By Carrie-ann | Mar 13, 2020 | Marketing Budget

How small business owners should adjust budgets during tough times

There’s a saying “tough times don’t last, but tough people do” … never has this been more poignant than right now. Nobody will go unaffected by this virus, and if we’re all honest with ourselves, we will admit that we’re all a little uneasy. Even if you’re fit and healthy and pretty sure you’ll fight it, you’ll have the financial impact to worry about.

I have many stories to tell you about this new virus – from my travels to my own health. But I’m here to be proactive, so let’s talk about how your business can survive this unpredictable time.

I use the word unpredictable strongly because it’s just that. Nobody has faced this situation before, so all we can do is take one day at a time and keep a level head. While none of us have the answers, a bit of logic can go a long way.

As a small business owner, your first instinct will be to panic and cut outgoings. Cutting unnecessary outgoings such as those rarely used subscriptions is spot on… do it! We could all do with a little housekeeping now and then. However, if one of the outgoings you are considering cutting is your marketing – you might want to think again. This is a bad idea because right now you’re going to need all the leads and sales you can get. Cash flow is crucial to you.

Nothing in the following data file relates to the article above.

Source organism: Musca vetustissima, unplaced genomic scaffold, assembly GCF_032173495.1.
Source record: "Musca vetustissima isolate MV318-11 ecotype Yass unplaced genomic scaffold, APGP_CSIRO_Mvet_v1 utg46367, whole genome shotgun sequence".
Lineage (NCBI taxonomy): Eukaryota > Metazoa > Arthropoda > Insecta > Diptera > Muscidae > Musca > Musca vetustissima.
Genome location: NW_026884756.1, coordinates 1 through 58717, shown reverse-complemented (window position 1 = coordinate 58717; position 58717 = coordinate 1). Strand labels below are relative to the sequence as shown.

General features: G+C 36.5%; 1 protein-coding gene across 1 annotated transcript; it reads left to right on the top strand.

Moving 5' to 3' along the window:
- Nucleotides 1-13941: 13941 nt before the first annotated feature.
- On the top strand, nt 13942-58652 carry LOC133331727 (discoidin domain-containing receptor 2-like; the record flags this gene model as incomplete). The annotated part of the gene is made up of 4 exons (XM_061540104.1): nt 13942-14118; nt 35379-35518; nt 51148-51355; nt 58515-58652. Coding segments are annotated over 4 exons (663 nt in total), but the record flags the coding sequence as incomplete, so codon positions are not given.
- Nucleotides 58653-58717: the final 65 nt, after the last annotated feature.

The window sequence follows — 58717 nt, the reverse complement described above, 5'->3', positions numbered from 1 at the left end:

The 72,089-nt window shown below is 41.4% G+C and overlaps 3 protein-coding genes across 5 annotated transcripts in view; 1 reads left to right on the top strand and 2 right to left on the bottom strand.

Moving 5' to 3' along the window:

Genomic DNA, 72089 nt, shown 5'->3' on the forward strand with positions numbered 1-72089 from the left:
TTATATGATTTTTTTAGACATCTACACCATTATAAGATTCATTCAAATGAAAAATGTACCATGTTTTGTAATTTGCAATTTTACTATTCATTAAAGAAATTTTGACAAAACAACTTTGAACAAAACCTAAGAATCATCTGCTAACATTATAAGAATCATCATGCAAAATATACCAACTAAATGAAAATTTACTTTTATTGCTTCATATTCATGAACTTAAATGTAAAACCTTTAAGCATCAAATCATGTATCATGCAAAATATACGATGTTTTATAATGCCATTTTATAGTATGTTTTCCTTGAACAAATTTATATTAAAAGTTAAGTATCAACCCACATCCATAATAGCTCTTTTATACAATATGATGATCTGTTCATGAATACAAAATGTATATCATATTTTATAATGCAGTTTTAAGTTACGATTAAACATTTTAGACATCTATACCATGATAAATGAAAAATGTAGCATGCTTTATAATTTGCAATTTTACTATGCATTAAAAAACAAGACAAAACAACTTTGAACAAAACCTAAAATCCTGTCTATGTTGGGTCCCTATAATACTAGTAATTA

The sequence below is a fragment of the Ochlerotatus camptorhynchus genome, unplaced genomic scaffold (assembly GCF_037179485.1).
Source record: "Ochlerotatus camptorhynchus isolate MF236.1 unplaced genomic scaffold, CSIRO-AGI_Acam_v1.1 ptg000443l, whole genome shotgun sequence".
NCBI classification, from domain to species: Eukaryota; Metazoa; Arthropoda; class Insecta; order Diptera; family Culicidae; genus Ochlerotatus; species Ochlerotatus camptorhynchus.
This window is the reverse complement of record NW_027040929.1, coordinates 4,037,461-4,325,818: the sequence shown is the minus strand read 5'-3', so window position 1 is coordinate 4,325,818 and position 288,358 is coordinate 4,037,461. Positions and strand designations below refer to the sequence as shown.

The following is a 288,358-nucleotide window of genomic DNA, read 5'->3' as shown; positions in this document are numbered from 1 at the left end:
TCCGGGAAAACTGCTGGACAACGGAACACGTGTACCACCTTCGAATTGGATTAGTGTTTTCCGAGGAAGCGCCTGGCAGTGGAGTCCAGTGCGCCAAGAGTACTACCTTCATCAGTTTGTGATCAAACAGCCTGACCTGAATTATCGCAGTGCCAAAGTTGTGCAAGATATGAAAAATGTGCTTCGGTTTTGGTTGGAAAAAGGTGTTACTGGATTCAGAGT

Here’s what you should do instead:

Reduce your marketing budget for brand awareness. All that matters right now is cash flow so move all your budget to where your cash flow can be improved.

Stop all testing. Carefully analyse all your past data and only focus on what works. Whatever tests you do right now will not give a true figure, it’s all messed up.

Focus on ROI. If you knew your cost per lead/conversion before all this, then you’re in a stronger position. It may go up a little but at least you’ll know where you stand and how much you can afford to spend per lead/conversion.

Prepare to get creative. Your customers persona has changed, how you get them to connect with your product/service has changed. They have other things on their mind – so you may have to revisit your marketing persona strategy.

If you rely on local business, then be prepared to turn to social media to let customers know that you understand their fears. If you’re a tradesman, you can explain that you can quote a landscaping job for example without meeting them. Even if you’re not worried, they might be!

Only focus on what works is the key here.

Above all else, don’t panic. If you panic, you’ll find that you can make a decision that will have a negative impact on the future of your business that extends well beyond this difficult period.